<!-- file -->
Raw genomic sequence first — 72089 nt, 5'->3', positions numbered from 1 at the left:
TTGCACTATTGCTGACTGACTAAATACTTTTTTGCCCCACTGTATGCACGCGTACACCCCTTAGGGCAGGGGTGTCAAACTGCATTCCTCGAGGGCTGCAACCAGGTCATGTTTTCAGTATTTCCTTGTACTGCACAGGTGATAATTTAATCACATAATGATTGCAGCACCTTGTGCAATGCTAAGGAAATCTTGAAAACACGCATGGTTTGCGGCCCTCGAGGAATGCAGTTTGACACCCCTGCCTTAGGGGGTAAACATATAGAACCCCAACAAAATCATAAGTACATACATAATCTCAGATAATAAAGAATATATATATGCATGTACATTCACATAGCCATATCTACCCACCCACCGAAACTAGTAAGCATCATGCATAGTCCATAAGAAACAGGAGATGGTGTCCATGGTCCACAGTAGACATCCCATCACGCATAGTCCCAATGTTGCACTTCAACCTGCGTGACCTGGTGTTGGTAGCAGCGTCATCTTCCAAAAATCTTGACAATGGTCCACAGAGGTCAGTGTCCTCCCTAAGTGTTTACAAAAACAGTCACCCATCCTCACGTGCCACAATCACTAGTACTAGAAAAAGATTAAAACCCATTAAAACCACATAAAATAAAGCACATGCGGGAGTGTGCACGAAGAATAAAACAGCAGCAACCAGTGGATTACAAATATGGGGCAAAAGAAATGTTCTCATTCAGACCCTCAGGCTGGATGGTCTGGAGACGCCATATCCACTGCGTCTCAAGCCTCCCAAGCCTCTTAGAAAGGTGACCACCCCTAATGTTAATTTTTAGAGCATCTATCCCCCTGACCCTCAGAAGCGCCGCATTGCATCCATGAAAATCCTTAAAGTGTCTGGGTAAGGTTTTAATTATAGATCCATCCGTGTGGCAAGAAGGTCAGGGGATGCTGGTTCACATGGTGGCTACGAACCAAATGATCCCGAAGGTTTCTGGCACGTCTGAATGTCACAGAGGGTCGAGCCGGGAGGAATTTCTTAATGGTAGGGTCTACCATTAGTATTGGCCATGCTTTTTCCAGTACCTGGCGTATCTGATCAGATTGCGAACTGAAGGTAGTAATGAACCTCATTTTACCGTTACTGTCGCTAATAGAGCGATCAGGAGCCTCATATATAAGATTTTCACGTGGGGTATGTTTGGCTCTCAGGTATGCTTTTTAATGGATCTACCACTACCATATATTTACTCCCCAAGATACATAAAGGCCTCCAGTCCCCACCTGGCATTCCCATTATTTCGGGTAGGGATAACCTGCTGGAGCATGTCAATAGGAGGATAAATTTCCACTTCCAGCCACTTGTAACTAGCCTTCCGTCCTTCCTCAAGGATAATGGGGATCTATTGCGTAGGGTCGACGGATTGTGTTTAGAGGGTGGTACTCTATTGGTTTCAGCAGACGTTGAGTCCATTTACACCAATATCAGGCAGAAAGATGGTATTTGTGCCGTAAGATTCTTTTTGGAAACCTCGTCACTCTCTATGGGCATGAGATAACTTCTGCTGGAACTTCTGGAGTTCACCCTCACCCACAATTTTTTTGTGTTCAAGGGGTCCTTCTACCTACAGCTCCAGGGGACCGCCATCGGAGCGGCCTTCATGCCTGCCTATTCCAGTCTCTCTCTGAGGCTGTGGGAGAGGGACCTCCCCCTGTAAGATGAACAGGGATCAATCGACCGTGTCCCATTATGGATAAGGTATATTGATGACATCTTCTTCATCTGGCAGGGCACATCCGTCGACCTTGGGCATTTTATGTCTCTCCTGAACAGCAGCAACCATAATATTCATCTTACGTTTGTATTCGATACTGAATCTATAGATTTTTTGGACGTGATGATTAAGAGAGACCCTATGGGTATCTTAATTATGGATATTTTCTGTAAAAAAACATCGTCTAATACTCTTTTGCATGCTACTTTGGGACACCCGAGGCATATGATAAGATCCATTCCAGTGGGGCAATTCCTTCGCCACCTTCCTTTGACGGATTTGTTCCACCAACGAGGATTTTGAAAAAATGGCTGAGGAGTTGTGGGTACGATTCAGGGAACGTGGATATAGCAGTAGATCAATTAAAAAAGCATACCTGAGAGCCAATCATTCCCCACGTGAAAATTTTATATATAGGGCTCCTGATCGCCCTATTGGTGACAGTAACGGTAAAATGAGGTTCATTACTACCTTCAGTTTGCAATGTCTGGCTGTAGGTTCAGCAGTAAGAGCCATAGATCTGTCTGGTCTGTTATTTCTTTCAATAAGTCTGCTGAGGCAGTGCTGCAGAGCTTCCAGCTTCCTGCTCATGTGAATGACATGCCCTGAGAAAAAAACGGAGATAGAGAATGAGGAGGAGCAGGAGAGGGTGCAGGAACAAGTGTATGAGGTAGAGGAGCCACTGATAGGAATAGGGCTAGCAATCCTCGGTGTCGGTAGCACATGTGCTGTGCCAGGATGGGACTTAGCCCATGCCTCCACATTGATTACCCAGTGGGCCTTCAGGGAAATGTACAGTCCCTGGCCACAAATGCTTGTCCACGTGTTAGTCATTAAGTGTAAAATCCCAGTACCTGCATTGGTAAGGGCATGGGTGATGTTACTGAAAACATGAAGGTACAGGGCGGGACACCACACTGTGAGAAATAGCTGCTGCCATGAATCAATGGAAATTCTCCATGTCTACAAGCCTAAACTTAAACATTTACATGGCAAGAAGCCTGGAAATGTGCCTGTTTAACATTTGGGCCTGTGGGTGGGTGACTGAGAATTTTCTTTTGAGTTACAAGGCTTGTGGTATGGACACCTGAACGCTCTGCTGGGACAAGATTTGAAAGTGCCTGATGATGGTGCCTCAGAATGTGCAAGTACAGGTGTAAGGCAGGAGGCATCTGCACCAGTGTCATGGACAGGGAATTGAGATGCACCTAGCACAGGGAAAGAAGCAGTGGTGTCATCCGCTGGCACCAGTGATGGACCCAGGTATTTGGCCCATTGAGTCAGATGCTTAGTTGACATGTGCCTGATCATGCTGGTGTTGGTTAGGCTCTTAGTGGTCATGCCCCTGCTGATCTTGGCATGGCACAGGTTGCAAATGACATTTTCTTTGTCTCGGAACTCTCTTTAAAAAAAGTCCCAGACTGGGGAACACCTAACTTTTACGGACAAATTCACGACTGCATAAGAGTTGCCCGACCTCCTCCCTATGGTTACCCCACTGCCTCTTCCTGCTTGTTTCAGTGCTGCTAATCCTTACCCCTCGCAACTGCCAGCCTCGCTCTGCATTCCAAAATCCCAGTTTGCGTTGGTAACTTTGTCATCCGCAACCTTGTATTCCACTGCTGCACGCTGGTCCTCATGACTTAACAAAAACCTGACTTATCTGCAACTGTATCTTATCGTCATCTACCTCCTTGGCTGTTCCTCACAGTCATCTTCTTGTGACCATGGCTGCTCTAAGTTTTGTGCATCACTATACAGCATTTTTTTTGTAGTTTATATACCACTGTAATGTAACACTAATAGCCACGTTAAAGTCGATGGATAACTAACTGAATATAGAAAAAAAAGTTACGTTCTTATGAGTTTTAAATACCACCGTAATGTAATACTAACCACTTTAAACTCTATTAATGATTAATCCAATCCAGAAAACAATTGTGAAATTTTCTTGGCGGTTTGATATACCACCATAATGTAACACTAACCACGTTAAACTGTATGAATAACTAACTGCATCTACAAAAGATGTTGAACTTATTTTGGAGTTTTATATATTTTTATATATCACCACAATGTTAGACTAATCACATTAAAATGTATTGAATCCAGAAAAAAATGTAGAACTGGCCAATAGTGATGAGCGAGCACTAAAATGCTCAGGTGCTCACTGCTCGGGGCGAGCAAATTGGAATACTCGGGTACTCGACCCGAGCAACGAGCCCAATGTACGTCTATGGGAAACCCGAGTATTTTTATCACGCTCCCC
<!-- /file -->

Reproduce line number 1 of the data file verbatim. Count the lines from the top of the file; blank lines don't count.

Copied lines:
Raw genomic sequence first — 72089 nt, 5'->3', positions numbered from 1 at the left: